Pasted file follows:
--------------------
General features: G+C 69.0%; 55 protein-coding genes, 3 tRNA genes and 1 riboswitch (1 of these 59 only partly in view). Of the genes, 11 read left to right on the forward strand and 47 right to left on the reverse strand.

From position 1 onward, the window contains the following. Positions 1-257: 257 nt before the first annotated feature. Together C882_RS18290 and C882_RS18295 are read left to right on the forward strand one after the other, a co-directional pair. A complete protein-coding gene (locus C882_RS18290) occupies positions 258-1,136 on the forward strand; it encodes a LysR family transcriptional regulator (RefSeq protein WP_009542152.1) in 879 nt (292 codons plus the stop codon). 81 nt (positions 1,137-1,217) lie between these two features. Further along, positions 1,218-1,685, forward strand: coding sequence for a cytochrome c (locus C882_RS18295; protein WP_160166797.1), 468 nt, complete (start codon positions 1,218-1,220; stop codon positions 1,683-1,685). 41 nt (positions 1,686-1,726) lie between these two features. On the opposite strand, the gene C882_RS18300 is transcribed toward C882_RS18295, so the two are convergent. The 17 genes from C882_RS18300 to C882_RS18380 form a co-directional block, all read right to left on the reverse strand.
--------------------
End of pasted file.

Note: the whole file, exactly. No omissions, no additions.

General features: G+C 69.0%; 55 protein-coding genes, 3 tRNA genes and 1 riboswitch (1 of these 59 only partly in view). Of the genes, 11 read left to right on the forward strand and 47 right to left on the reverse strand.

From position 1 onward, the window contains the following. Positions 1-257: 257 nt before the first annotated feature. Together C882_RS18290 and C882_RS18295 are read left to right on the forward strand one after the other, a co-directional pair. A complete protein-coding gene (locus C882_RS18290) occupies positions 258-1,136 on the forward strand; it encodes a LysR family transcriptional regulator (RefSeq protein WP_009542152.1) in 879 nt (292 codons plus the stop codon). 81 nt (positions 1,137-1,217) lie between these two features. Further along, positions 1,218-1,685, forward strand: coding sequence for a cytochrome c (locus C882_RS18295; protein WP_160166797.1), 468 nt, complete (start codon positions 1,218-1,220; stop codon positions 1,683-1,685). 41 nt (positions 1,686-1,726) lie between these two features. On the opposite strand, the gene C882_RS18300 is transcribed toward C882_RS18295, so the two are convergent. The 17 genes from C882_RS18300 to C882_RS18380 form a co-directional block, all read right to left on the reverse strand.